November 14, 2010 at 5:12 am |
    • Human

      Sadly what you stated in laymen terms will fly over many humans heads. I totally agree with thoughts. In most churches, it is a brain-washing scam for the; uneducated-have-nothing-else-to-do, need-to-feel-better-about-oneself-by-having-someone(preacher)-tell-me-I-better-than-others-though-I -know-I-am-lame-uneducated-idiot, don't-have-many-friends, need-someone-to-lean-on-because-I-need-to-believe-in-someone-else-to-go-on-even-if-they-don't-exist-in-person.

      If the bible were rewritten today, and the christians were the authors, I think the only change, would be more hate towards humans, and omit things about gluttony, omit the verses about not eating pork, clams, scallops, shrimp, lobster, chicken, turkey, duck.

      The bible is the excuse/reasoning of acceptance in hating others for whom they are. Without it[bible], would we have a reason to hate others and not be honest with ourselves?

      November 14, 2010 at 11:53 am |
    • gato

      ROTFL......Gotta love a little humor injected into a discussion about religion. In all seriousness. I have 2 question? Are any of the Klingon's gay? What denomination is the Galactic Council?

      November 14, 2010 at 12:24 pm |
  4. Dale W

    Justina, you need to get a life because the one your living is making you look like a bigot.

    November 14, 2010 at 5:12 am |
  5. warda

    English is my third language but I still want to say that my question is unless he was practicing his gay tendency between the 2 marriages, was he cheating on this poor wife of his to be himself (gay)? I understand those people in the church who cut ties with him, i would he was lying to them for years asking them to do and don't things he might have been doing him self what a hypocrite!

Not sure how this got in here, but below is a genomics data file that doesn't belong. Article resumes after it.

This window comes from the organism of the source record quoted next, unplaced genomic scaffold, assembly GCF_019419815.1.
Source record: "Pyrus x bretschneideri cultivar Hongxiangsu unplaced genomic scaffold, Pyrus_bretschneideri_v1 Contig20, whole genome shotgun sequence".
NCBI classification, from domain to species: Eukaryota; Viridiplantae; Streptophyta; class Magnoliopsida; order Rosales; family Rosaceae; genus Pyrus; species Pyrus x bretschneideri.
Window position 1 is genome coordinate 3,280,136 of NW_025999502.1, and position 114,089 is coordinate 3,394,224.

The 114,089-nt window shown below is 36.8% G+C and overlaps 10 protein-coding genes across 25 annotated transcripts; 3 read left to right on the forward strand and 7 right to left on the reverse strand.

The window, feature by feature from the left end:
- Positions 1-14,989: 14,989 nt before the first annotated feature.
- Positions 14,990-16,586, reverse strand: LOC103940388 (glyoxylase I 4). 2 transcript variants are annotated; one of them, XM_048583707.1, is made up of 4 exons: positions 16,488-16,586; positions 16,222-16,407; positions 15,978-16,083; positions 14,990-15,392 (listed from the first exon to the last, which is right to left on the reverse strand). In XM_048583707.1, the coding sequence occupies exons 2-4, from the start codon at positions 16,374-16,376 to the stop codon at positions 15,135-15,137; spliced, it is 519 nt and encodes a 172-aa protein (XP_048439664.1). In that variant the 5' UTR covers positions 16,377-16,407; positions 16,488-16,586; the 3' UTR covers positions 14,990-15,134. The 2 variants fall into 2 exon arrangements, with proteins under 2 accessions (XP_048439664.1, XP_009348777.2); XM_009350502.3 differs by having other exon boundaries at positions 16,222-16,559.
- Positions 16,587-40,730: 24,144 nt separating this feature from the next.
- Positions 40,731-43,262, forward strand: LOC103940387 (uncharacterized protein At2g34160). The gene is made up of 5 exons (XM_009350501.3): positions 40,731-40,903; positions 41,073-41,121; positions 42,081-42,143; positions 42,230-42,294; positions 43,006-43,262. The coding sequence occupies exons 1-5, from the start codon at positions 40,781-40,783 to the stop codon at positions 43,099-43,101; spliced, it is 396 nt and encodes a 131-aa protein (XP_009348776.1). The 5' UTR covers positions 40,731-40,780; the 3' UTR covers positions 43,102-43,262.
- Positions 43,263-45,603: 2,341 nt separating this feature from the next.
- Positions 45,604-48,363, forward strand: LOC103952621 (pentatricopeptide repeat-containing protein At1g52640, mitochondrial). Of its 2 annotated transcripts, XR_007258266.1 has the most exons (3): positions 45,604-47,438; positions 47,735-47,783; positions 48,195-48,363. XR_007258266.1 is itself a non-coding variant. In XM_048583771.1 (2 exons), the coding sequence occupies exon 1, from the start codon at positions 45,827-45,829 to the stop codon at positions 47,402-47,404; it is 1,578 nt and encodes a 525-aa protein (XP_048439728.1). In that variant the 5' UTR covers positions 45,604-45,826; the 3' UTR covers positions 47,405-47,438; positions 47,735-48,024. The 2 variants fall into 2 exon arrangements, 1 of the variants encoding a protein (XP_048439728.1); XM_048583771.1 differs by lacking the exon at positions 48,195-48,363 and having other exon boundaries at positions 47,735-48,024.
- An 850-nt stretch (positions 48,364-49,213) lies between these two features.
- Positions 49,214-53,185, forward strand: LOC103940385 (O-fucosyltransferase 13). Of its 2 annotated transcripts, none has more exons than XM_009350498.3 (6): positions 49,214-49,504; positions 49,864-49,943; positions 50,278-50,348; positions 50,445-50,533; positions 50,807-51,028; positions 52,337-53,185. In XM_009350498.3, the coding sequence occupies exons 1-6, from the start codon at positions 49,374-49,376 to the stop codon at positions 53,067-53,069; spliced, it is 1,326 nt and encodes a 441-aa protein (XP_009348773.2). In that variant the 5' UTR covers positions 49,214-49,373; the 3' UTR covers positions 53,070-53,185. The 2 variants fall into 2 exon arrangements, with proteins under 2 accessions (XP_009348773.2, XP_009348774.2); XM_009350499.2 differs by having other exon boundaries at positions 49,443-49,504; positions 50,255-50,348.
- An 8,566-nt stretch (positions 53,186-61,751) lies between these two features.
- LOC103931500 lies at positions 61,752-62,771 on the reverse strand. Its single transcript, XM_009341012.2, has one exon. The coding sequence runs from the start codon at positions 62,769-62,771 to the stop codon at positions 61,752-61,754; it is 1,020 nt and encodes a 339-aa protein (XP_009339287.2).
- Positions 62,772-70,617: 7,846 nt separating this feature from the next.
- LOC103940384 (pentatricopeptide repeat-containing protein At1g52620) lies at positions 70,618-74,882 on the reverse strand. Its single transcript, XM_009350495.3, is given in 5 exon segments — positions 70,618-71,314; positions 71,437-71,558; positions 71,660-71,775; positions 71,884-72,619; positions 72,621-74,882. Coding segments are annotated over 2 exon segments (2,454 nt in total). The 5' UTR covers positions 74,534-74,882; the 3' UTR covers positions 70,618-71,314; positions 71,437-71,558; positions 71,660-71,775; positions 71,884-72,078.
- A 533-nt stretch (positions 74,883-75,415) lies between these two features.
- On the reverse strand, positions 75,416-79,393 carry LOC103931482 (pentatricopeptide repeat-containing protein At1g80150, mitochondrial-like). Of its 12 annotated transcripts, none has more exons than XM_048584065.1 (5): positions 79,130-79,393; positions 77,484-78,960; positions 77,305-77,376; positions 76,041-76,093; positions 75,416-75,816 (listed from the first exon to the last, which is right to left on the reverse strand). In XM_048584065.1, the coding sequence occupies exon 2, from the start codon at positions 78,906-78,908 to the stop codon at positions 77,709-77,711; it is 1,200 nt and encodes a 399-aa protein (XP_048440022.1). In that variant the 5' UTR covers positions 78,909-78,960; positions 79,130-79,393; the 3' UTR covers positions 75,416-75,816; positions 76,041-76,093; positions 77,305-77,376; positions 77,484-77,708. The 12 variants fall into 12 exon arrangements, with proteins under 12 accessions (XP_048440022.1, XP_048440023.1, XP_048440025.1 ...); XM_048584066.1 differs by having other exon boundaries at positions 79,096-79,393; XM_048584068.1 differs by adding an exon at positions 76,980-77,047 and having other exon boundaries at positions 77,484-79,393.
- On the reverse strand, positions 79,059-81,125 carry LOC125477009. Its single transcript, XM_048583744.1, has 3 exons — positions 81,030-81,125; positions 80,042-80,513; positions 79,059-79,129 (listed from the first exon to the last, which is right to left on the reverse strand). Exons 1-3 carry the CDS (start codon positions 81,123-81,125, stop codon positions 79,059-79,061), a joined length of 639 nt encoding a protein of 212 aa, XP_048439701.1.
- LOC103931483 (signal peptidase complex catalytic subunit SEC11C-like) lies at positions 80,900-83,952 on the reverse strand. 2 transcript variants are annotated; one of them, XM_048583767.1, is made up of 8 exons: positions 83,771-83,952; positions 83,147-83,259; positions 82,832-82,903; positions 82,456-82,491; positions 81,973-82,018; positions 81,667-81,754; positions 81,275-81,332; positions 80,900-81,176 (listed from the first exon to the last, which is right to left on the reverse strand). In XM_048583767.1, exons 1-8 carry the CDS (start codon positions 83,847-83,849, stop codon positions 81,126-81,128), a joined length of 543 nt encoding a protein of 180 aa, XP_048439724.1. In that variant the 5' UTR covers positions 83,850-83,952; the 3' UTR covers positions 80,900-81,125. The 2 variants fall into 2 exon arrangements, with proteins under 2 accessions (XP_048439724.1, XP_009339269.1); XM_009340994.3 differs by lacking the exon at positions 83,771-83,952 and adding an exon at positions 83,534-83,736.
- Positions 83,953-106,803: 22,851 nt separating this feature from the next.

November 14, 2010 at 5:11 am |
  6. Kanye Western

    Another example that religion is fake

    November 14, 2010 at 5:11 am |
    • liberateus

      what example?

      November 14, 2010 at 10:01 am |
  7. Dale W

    One must not under estimate God and the people he created. We are all different for a reason and we are all special in his eyes. The bible says, Behold, like the clay in the potter's hand, so are you in My hand... Will the clay say to the potter, "What are you doing?" Jeremiah 18:6, Isaish 45:9. God has made you as you are in order to use you as he planned. Love yourself and love others and judge the heart. Man looks on the outside but the Lord looks at the heart.

    November 14, 2010 at 5:07 am |
  8. Nicolas

    God Bless you Jim Swiftley.

    November 14, 2010 at 5:06 am |
  9. Eddie

    Justina how dare you to know what God has said. Maybe God told me you need to lose weight.

    November 14, 2010 at 5:05 am |
  10. Chris

    I'm so with Richard here.... Besides reading a bunch of religious dogma garbage here, PLEASE – MANY of YOU- get an education and ensure English is part of your program.

    November 14, 2010 at 5:02 am |
    • Hellscreamgold

      "MANY of YOU-"

      I'd highly suggest that you not insult other people's intelligence and capabilities here until you fix your own problems. You forgot a space there.

      November 14, 2010 at 9:05 am |
  11. whatascam

    how come he still working at that church, he should go to hell because the bible says so! What a sham!

    November 14, 2010 at 5:01 am |
    • Trish B